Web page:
Reserve currency refers to the currency that is held in significant quantities by governments and institutions as reserves for foreign exchange or to settle international debt obligations. A country may hold reserves in money market instruments, bonds, or gold. A country whose currency is widely used a reserve gains reserve currency status.
History Of A Reserve Currency
In ancient times, a reserve currency referred to a currency that was in extensive circulation outside the issuing state’s borders. Medieval records identify the silver drachma used in Athens as the first dominant currency which was succeeded by the gold aureus and silver denarius used in Rome. Athenian and Romanian currencies enjoyed dominance until the sixth century when the gold solidus coin issued by the Byzantine Empire took over. The Arabian dinar made a debut in the 7th century until the 10th century. From the 13th century to the 15th century, the Fiorino, issued by Florence gained prominence until it was overthrown by the Ducato used in Venice. Starting the 19th century, treasuries and national central banks embraced gold as reserves. The British Pound Sterling, by the end of the 19th century, had been in circulation outside the borders of the UK in considerable quantities. This situation coincided with the country’s emergence as a leader in international trade and finance. The US dollar replaced the sterling in 1945 as the world’s reserve currency.
Importance Of Reserve Currency
A country’s central bank will primarily hold reserve currency to support a country’s exchange rate policy and for safety. When a country’s currency is undervalued or overvalued, the central bank uses reserves to tilt the rates back to the target exchange rate. Substantial reserve currency cushions a country against a balance of payment crisis. A falling exchange rate in a country means that imports will be expensive and it will thus affect international trade.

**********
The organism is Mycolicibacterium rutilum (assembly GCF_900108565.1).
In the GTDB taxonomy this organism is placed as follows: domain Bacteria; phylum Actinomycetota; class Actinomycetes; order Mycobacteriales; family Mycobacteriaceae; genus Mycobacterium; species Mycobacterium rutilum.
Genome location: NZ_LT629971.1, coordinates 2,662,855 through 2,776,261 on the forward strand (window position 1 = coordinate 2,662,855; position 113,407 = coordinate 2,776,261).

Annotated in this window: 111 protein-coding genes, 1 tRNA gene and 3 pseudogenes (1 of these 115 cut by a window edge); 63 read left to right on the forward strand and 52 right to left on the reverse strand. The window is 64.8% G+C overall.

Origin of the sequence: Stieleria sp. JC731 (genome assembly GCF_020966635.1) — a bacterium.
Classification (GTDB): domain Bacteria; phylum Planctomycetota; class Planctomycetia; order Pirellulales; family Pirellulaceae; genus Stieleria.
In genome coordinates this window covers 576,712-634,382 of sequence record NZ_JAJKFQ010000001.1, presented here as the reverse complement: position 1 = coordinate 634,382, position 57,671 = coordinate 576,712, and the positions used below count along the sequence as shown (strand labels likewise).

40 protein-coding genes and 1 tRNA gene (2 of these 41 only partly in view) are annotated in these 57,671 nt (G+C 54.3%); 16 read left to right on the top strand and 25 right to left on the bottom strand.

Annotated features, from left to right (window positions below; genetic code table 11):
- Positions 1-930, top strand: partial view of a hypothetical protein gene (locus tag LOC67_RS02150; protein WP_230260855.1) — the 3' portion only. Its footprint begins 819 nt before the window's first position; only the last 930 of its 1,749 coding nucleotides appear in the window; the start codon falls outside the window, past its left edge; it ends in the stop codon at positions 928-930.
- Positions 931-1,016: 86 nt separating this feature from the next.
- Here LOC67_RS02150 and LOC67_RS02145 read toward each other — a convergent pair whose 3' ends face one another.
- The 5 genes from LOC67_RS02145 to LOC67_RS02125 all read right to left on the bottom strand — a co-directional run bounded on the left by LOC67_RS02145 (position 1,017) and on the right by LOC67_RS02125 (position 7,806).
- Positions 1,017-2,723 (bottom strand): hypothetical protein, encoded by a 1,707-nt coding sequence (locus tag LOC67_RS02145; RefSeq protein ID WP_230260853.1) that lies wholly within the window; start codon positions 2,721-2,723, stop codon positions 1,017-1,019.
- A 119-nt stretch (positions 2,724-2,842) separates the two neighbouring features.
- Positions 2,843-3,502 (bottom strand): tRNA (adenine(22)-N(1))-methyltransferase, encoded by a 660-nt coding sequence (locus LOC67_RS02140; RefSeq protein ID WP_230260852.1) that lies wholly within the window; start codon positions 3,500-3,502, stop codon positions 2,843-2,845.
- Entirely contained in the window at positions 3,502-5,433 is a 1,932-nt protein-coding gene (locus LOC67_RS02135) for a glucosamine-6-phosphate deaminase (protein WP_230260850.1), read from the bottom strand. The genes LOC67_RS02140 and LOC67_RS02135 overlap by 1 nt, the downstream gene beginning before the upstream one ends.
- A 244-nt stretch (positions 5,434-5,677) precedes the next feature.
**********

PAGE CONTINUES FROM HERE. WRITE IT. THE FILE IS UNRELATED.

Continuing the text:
Major Reserve Currencies
The US Dollar is the primary currency held as foreign reserves, preferred because of its stability. The large US economy also has many dollar-denominated securities. The market for such assets as the United States Treasury securities is both deep and liquid. Countries find the US dollar desirable since it is traded in large amounts on a daily basis and it is, therefore, easy to find buyers. The Euro comes in second, and it is especially popular with countries in the Eurozone. The currency has a wide circulation, and its markets are therefore liquid and deep. Reserves held in the Euro have been increasing in recent years. The Pound Sterling ranks as the next major reserve currency. Its dominance was hampered by economic failures in the UK in the last half of the 20th century. It has however been regaining its lost glory. The Japanese Yen, Swiss franc, Canadian dollar, and Chinese Yuan are other currencies held as reserves.
Countries With The Biggest Reserves
Nations across the world bulk up on reserve currency as a shock absorber against economic crisis. China has the largest reserves at $3,520.4 trillion followed by Japan at $1.321 trillion. In Europe, Switzerland boasts the largest reserves at $661 billion. Saudi Arabia has $580.7 billion while the Russia Federation has $407.3 billion. The Asia states of Hong Kong, Republic of Korea, and India have $380.3, $372.6, and $366.2 billion dollars respectively. Brazil has the biggest reserves in South America at $362.2 billion.
What is a Reserve Currency?
Reserve currency refers to the currency that is held in significant quantities by governments and institutions as reserves for foreign exchange or to settle international debt obligations. A country may hold reserves in money market instruments, bonds, or gold.
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